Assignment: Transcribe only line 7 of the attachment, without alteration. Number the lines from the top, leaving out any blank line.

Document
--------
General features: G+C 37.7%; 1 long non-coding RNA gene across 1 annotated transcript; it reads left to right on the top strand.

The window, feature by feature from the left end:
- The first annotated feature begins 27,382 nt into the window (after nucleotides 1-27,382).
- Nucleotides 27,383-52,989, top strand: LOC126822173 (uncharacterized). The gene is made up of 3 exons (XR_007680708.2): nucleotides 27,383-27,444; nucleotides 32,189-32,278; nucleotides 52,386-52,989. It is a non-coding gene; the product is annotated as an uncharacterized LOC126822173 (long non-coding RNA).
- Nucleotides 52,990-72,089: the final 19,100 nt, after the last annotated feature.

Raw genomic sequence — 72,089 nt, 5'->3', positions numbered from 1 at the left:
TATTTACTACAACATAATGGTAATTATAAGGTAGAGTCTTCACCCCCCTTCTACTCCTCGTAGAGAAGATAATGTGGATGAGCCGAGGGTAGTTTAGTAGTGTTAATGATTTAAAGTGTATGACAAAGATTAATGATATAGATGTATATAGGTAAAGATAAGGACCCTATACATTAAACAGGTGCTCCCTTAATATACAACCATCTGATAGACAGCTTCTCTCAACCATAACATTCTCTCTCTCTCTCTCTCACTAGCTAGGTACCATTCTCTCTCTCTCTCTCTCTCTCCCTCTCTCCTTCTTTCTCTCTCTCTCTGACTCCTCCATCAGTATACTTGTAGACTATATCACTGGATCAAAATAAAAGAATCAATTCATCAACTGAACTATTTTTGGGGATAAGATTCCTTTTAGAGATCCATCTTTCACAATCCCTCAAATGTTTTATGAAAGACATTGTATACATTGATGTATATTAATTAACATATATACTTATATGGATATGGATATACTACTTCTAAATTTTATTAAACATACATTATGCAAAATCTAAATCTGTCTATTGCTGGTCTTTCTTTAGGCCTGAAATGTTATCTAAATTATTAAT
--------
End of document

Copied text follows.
TATTTACTACAACATAATGGTAATTATAAGGTAGAGTCTTCACCCCCCTTCTACTCCTCGTAGAGAAGATAATGTGGATGAGCCGAGGGTAGTTTAGTAGTGTTAATGATTTAAAGTGTATGACAAAGATTAATGATATAGATGTATATAGGTAAAGATAAGGACCCTATACATTAAACAGGTGCTCCCTTAATATACAACCATCTGATAGACAGCTTCTCTCAACCATAACATTCTCTCTCTCTCTCTCTCACTAGCTAGGTACCATTCTCTCTCTCTCTCTCTCTCTCCCTCTCTCCTTCTTTCTCTCTCTCTCTGACTCCTCCATCAGTATACTTGTAGACTATATCACTGGATCAAAATAAAAGAATCAATTCATCAACTGAACTATTTTTGGGGATAAGATTCCTTTTAGAGATCCATCTTTCACAATCCCTCAAATGTTTTATGAAAGACATTGTATACATTGATGTATATTAATTAACATATATACTTATATGGATATGGATATACTACTTCTAAATTTTATTAAACATACATTATGCAAAATCTAAATCTGTCTATTGCTGGTCTTTCTTTAGGCCTGAAATGTTATCTAAATTATTAAT